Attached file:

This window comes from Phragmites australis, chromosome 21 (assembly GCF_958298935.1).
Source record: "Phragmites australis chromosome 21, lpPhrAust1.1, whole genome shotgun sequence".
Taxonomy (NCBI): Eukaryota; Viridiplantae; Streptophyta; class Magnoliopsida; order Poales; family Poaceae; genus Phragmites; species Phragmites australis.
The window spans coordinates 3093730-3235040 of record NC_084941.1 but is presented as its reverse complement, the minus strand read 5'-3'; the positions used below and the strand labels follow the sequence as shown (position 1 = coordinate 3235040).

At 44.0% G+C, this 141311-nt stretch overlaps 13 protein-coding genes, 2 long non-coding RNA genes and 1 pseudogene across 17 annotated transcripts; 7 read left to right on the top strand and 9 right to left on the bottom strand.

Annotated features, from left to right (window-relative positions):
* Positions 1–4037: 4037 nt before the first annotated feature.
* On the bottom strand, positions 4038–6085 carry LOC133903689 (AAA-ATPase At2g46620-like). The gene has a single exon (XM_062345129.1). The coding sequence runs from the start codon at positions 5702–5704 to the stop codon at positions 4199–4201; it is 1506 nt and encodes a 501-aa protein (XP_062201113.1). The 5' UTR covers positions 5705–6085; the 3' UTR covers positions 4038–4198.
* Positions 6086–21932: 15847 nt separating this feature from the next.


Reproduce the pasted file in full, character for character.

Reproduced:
This window comes from Phragmites australis, chromosome 21 (assembly GCF_958298935.1).
Source record: "Phragmites australis chromosome 21, lpPhrAust1.1, whole genome shotgun sequence".
Taxonomy (NCBI): Eukaryota; Viridiplantae; Streptophyta; class Magnoliopsida; order Poales; family Poaceae; genus Phragmites; species Phragmites australis.
The window spans coordinates 3093730-3235040 of record NC_084941.1 but is presented as its reverse complement, the minus strand read 5'-3'; the positions used below and the strand labels follow the sequence as shown (position 1 = coordinate 3235040).

At 44.0% G+C, this 141311-nt stretch overlaps 13 protein-coding genes, 2 long non-coding RNA genes and 1 pseudogene across 17 annotated transcripts; 7 read left to right on the top strand and 9 right to left on the bottom strand.

Annotated features, from left to right (window-relative positions):
* Positions 1–4037: 4037 nt before the first annotated feature.
* On the bottom strand, positions 4038–6085 carry LOC133903689 (AAA-ATPase At2g46620-like). The gene has a single exon (XM_062345129.1). The coding sequence runs from the start codon at positions 5702–5704 to the stop codon at positions 4199–4201; it is 1506 nt and encodes a 501-aa protein (XP_062201113.1). The 5' UTR covers positions 5705–6085; the 3' UTR covers positions 4038–4198.
* Positions 6086–21932: 15847 nt separating this feature from the next.